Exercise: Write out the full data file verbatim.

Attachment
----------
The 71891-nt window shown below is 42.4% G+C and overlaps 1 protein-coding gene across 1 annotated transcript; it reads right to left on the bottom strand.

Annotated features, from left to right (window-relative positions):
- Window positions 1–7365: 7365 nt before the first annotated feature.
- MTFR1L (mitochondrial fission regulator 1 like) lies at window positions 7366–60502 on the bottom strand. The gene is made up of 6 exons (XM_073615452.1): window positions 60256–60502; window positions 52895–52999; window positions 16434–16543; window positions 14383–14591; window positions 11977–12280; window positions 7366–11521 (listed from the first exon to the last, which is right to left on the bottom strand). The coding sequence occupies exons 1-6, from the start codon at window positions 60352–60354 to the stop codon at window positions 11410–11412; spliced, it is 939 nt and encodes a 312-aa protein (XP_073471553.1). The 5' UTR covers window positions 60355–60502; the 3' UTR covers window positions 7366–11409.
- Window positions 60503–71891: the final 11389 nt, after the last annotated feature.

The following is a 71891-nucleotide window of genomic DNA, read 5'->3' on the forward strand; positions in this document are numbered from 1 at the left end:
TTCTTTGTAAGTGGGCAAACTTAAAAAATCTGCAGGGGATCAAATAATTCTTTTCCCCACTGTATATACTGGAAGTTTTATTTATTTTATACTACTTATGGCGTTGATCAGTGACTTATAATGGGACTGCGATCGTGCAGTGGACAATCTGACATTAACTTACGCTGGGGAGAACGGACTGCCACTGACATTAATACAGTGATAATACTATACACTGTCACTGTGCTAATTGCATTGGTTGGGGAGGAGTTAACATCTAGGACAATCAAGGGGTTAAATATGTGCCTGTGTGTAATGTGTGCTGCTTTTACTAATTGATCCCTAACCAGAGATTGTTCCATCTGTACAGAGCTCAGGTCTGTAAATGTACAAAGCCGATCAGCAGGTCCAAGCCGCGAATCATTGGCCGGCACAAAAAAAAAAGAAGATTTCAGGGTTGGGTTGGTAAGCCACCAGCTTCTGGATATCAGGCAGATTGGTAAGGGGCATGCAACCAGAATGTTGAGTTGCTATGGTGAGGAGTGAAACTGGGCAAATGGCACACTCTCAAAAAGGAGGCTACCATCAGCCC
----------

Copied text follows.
The 71891-nt window shown below is 42.4% G+C and overlaps 1 protein-coding gene across 1 annotated transcript; it reads right to left on the bottom strand.

Annotated features, from left to right (window-relative positions):
- Window positions 1–7365: 7365 nt before the first annotated feature.
- MTFR1L (mitochondrial fission regulator 1 like) lies at window positions 7366–60502 on the bottom strand. The gene is made up of 6 exons (XM_073615452.1): window positions 60256–60502; window positions 52895–52999; window positions 16434–16543; window positions 14383–14591; window positions 11977–12280; window positions 7366–11521 (listed from the first exon to the last, which is right to left on the bottom strand). The coding sequence occupies exons 1-6, from the start codon at window positions 60352–60354 to the stop codon at window positions 11410–11412; spliced, it is 939 nt and encodes a 312-aa protein (XP_073471553.1). The 5' UTR covers window positions 60355–60502; the 3' UTR covers window positions 7366–11409.
- Window positions 60503–71891: the final 11389 nt, after the last annotated feature.

The following is a 71891-nucleotide window of genomic DNA, read 5'->3' on the forward strand; positions in this document are numbered from 1 at the left end:
TTCTTTGTAAGTGGGCAAACTTAAAAAATCTGCAGGGGATCAAATAATTCTTTTCCCCACTGTATATACTGGAAGTTTTATTTATTTTATACTACTTATGGCGTTGATCAGTGACTTATAATGGGACTGCGATCGTGCAGTGGACAATCTGACATTAACTTACGCTGGGGAGAACGGACTGCCACTGACATTAATACAGTGATAATACTATACACTGTCACTGTGCTAATTGCATTGGTTGGGGAGGAGTTAACATCTAGGACAATCAAGGGGTTAAATATGTGCCTGTGTGTAATGTGTGCTGCTTTTACTAATTGATCCCTAACCAGAGATTGTTCCATCTGTACAGAGCTCAGGTCTGTAAATGTACAAAGCCGATCAGCAGGTCCAAGCCGCGAATCATTGGCCGGCACAAAAAAAAAAGAAGATTTCAGGGTTGGGTTGGTAAGCCACCAGCTTCTGGATATCAGGCAGATTGGTAAGGGGCATGCAACCAGAATGTTGAGTTGCTATGGTGAGGAGTGAAACTGGGCAAATGGCACACTCTCAAAAAGGAGGCTACCATCAGCCC